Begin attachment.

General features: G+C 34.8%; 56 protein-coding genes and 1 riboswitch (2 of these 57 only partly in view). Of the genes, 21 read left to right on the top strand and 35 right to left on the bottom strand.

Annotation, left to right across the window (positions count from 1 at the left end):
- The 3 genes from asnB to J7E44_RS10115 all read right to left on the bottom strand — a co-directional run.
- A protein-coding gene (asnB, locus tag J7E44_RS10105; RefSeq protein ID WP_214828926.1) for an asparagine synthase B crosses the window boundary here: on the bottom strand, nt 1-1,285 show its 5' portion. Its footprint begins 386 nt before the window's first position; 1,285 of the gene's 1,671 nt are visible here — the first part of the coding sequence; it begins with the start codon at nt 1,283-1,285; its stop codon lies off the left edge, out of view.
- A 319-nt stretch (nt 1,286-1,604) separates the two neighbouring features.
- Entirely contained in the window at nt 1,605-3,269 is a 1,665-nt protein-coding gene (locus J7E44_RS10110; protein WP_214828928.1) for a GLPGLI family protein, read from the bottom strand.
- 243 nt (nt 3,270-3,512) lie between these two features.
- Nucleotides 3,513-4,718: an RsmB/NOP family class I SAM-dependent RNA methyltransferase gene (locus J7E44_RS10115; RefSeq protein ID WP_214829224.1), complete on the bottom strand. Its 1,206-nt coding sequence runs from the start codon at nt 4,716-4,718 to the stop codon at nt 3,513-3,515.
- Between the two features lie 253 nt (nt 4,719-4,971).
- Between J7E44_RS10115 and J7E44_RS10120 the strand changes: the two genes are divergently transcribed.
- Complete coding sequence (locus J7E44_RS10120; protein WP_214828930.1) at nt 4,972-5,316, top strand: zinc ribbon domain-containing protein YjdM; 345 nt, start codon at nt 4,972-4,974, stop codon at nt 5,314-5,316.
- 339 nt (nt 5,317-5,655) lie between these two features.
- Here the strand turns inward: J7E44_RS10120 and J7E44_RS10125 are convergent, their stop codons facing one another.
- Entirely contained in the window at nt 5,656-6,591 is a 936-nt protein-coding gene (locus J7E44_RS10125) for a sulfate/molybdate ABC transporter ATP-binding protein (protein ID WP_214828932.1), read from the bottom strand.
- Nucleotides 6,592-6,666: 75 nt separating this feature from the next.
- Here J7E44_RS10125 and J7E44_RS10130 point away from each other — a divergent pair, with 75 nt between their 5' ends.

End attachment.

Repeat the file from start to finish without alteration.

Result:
General features: G+C 34.8%; 56 protein-coding genes and 1 riboswitch (2 of these 57 only partly in view). Of the genes, 21 read left to right on the top strand and 35 right to left on the bottom strand.

Annotation, left to right across the window (positions count from 1 at the left end):
- The 3 genes from asnB to J7E44_RS10115 all read right to left on the bottom strand — a co-directional run.
- A protein-coding gene (asnB, locus tag J7E44_RS10105; RefSeq protein ID WP_214828926.1) for an asparagine synthase B crosses the window boundary here: on the bottom strand, nt 1-1,285 show its 5' portion. Its footprint begins 386 nt before the window's first position; 1,285 of the gene's 1,671 nt are visible here — the first part of the coding sequence; it begins with the start codon at nt 1,283-1,285; its stop codon lies off the left edge, out of view.
- A 319-nt stretch (nt 1,286-1,604) separates the two neighbouring features.
- Entirely contained in the window at nt 1,605-3,269 is a 1,665-nt protein-coding gene (locus J7E44_RS10110; protein WP_214828928.1) for a GLPGLI family protein, read from the bottom strand.
- 243 nt (nt 3,270-3,512) lie between these two features.
- Nucleotides 3,513-4,718: an RsmB/NOP family class I SAM-dependent RNA methyltransferase gene (locus J7E44_RS10115; RefSeq protein ID WP_214829224.1), complete on the bottom strand. Its 1,206-nt coding sequence runs from the start codon at nt 4,716-4,718 to the stop codon at nt 3,513-3,515.
- Between the two features lie 253 nt (nt 4,719-4,971).
- Between J7E44_RS10115 and J7E44_RS10120 the strand changes: the two genes are divergently transcribed.
- Complete coding sequence (locus J7E44_RS10120; protein WP_214828930.1) at nt 4,972-5,316, top strand: zinc ribbon domain-containing protein YjdM; 345 nt, start codon at nt 4,972-4,974, stop codon at nt 5,314-5,316.
- 339 nt (nt 5,317-5,655) lie between these two features.
- Here the strand turns inward: J7E44_RS10120 and J7E44_RS10125 are convergent, their stop codons facing one another.
- Entirely contained in the window at nt 5,656-6,591 is a 936-nt protein-coding gene (locus J7E44_RS10125) for a sulfate/molybdate ABC transporter ATP-binding protein (protein ID WP_214828932.1), read from the bottom strand.
- Nucleotides 6,592-6,666: 75 nt separating this feature from the next.
- Here J7E44_RS10125 and J7E44_RS10130 point away from each other — a divergent pair, with 75 nt between their 5' ends.